Naturally, I take issue with Sai regarding all of his assertions, but the one that leads the roost is that "heartwarmingly, among those astounded by this [Azhar's] statement are Muslims themselves." Hunh? Why is your heart warmed, Ponytail...? Let me ask you this: Is it easier for you to believe that all Indian Muslims would support Azhar's discrimination claim...? Hey, just by the virtue of being Muslim, how can they not be in tune with that baddy Azhar, right? Well... well... well... if I say that I was taken aback by Javed Akhtar's "He was showered with admiration and applause by millions, irrespective of caste or religion. What more respect could he have got from society? Now he is accusing that very society of ill-treatment. Who's going to buy it? I am not," it is understandable. For I'm anyway said to wear coloured glasses and thus see people as chunks of saffron and green. But you?! You're the one whom Sajid endorses as "perhaps the best suited to speak frankly on these matters"; you're the one who held that there was something wrong with Sajid's line of thought that part of his sympathy for Azhar was due to the fact that Azhar, like Sajid, is a Muslim. Ponytail, why didn't you just think, a lot of cricket-loving Indians are astounded by Azhar's plea...?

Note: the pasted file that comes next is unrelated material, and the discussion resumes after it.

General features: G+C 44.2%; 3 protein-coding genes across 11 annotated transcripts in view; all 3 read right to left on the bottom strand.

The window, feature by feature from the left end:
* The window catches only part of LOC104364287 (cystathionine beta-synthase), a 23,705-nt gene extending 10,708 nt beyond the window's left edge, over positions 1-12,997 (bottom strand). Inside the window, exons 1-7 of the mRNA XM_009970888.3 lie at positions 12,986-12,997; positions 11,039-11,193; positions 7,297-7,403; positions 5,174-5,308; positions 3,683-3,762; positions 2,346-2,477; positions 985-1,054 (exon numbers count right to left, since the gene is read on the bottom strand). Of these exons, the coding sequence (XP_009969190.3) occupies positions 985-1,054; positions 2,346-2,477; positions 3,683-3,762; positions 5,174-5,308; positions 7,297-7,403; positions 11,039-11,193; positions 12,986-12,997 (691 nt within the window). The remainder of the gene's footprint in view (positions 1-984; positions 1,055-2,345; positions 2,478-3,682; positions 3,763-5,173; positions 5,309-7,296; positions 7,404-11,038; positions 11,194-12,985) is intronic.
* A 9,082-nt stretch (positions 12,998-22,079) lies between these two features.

Not too long ago, Nadeem Saifi, accused of having conspired to kill Gulshan Kumar and currently on the lam in London, too, alleged communal bias while contesting his extradition case. When questioned about the frequent raising of such religious-discrimination bogies by the accused, sociologist Imtiaz Ahmed of the JNU said, "When the secular credentials of the State are in doubt, more and more people will use this plea as defence." I think the good professor, betraying his own prejudices, meant that the advent of a so-called Hindutvawadi government has caused minorities to go more on the defensive; meaning, the fault lies with the BJP. How Hindutvawadi and nationalistic that party is, I eschew for the moment.

But even so, there is some truth in Prof Ahmed's words: People have used and will use the discrimination plea as a defence because India has *never* espoused secularism. To be politically and socially secular, an individual and a government need to disregard everything concerned with religion or religious belief -- including reservations on caste/religion lines and parallel-running civil and criminal codes. Every demand for these divisive measures is a plea which revolts against the ideals of true secularism - and every so-called secularist of India has always supported it. If making discrimination pleas is an understandable backlash to Hindutva, don't forget that Hindutva itself is a backlash to this pseudo-secularism.